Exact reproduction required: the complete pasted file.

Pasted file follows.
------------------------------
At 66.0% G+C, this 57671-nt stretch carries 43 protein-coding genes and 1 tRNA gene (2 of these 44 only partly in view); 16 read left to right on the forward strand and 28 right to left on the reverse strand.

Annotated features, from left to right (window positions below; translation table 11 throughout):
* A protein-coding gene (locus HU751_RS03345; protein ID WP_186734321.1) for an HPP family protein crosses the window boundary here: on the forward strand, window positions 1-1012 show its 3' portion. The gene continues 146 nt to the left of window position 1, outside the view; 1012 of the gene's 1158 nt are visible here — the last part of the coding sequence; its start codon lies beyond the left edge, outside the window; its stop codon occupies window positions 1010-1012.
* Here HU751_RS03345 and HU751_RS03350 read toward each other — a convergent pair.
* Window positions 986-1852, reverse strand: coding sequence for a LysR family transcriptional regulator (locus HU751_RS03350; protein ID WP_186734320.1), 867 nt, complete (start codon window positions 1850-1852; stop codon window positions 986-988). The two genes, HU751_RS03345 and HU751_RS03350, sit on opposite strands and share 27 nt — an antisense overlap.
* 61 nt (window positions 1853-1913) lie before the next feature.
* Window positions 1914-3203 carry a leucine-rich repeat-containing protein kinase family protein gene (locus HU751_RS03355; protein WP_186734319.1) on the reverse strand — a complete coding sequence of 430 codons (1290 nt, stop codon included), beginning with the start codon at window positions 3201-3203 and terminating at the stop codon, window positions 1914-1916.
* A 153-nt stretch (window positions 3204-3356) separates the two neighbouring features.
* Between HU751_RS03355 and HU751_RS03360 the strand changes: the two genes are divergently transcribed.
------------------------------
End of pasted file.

At 66.0% G+C, this 57671-nt stretch carries 43 protein-coding genes and 1 tRNA gene (2 of these 44 only partly in view); 16 read left to right on the forward strand and 28 right to left on the reverse strand.

Annotated features, from left to right (window positions below; translation table 11 throughout):
* A protein-coding gene (locus HU751_RS03345; protein ID WP_186734321.1) for an HPP family protein crosses the window boundary here: on the forward strand, window positions 1-1012 show its 3' portion. The gene continues 146 nt to the left of window position 1, outside the view; 1012 of the gene's 1158 nt are visible here — the last part of the coding sequence; its start codon lies beyond the left edge, outside the window; its stop codon occupies window positions 1010-1012.
* Here HU751_RS03345 and HU751_RS03350 read toward each other — a convergent pair.
* Window positions 986-1852, reverse strand: coding sequence for a LysR family transcriptional regulator (locus HU751_RS03350; protein ID WP_186734320.1), 867 nt, complete (start codon window positions 1850-1852; stop codon window positions 986-988). The two genes, HU751_RS03345 and HU751_RS03350, sit on opposite strands and share 27 nt — an antisense overlap.
* 61 nt (window positions 1853-1913) lie before the next feature.
* Window positions 1914-3203 carry a leucine-rich repeat-containing protein kinase family protein gene (locus HU751_RS03355; protein WP_186734319.1) on the reverse strand — a complete coding sequence of 430 codons (1290 nt, stop codon included), beginning with the start codon at window positions 3201-3203 and terminating at the stop codon, window positions 1914-1916.
* A 153-nt stretch (window positions 3204-3356) separates the two neighbouring features.
* Between HU751_RS03355 and HU751_RS03360 the strand changes: the two genes are divergently transcribed.